What is Reynaud's opinion for Vianne's cooking chocolate? How is Vianne interacting with Reynaud through cooking chocolate ?

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clairewait eNotes educator| Certified Educator

First of all, it is important to note that if Vianne is the protagonist of this novel, Reynaud is certainly the antagonist.  Reynaud is the town priest (in the middle of Lent no less).  Vianne represents everything Reynaud stands against.

On a weekly basis he preaches selflessness and purification through fasting, sacrificing, suffering.  He preaches against pleasure and indulgence.  He looks down on members of his parrish who struggle and are unable to deny themselves life's pleasures - he considers them physically and spiritually weak.  Through the chapters in which he is the narrator - we also see that it gives him a certain satisfaction to make comparisons of himself to these weaker people - it makes him feel spiritually superior.

Therefore, while Vianne comes across as Reynaud's biggest enemy, and while he does everything in his power to bring her, her chocolaterie, and her plans for the chocolate festival (at the end of Lent - and the end of the story) down - secretly, it is obvious that Reynaud uses Vianne to ease his own secret guilt and boost his spiritual ego.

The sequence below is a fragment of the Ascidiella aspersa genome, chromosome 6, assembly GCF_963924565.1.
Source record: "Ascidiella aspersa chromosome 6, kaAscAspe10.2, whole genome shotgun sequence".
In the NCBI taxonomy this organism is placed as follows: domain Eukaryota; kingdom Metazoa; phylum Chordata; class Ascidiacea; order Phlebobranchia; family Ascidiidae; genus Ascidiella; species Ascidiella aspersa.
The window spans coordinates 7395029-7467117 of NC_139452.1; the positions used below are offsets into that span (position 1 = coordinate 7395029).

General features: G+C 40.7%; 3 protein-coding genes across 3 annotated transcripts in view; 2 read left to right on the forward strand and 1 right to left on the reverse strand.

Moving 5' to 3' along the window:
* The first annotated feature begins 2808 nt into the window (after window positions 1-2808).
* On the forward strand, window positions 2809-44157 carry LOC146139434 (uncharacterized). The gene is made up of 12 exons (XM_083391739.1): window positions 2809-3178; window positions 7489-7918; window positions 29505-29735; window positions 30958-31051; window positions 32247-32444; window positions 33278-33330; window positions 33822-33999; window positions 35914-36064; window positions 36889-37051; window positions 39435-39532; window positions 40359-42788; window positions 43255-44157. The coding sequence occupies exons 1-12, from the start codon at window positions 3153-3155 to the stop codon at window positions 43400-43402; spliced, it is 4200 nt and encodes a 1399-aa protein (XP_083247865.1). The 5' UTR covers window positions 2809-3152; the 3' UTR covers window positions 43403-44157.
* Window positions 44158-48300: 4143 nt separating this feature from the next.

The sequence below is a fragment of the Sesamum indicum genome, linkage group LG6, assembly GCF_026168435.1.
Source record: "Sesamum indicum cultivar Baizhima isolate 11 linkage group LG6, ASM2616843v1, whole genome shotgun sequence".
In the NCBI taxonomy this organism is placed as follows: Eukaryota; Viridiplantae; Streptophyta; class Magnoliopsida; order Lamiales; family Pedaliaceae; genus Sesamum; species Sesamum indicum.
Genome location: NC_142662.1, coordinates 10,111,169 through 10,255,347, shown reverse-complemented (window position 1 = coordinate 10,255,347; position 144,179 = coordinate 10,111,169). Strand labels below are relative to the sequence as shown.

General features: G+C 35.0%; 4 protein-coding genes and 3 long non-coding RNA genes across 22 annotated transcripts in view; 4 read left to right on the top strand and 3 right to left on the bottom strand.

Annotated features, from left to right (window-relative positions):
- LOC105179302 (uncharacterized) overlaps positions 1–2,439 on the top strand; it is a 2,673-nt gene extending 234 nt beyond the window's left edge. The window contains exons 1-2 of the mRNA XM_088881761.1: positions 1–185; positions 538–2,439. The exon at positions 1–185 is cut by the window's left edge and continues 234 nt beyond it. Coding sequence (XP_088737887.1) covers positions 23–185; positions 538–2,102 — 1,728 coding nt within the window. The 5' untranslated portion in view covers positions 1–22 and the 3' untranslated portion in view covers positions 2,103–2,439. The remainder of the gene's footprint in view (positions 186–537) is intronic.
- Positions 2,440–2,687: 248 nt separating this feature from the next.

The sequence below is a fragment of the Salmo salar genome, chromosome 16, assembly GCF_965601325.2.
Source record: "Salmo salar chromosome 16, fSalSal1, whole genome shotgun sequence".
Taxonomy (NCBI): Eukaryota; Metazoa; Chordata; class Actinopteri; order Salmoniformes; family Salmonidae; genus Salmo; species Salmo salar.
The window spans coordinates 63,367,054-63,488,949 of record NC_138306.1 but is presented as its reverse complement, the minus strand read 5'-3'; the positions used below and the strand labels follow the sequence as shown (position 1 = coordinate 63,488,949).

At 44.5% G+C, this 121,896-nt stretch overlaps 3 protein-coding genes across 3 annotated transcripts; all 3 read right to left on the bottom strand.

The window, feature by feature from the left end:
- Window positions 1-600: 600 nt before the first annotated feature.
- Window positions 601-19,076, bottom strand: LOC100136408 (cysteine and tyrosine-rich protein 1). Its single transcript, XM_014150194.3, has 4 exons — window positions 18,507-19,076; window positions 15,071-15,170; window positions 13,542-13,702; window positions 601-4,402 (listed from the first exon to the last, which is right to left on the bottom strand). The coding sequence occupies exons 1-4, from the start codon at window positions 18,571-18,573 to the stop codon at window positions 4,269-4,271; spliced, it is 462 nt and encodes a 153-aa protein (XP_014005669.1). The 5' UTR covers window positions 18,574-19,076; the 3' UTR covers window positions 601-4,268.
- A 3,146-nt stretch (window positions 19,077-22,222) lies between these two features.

In the end, it turns out that she is simply too much for him.  Her interactions with him are never malicious, never competitive, and generally unengaged.  She does not react to him - which enrages him.  When he is found in the store window the morning of the chocolate festival - asleep and in a chocolate stupor - it seems as if he has finally given in to the old saying, "If you can't beat them, join them."

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Chocolat

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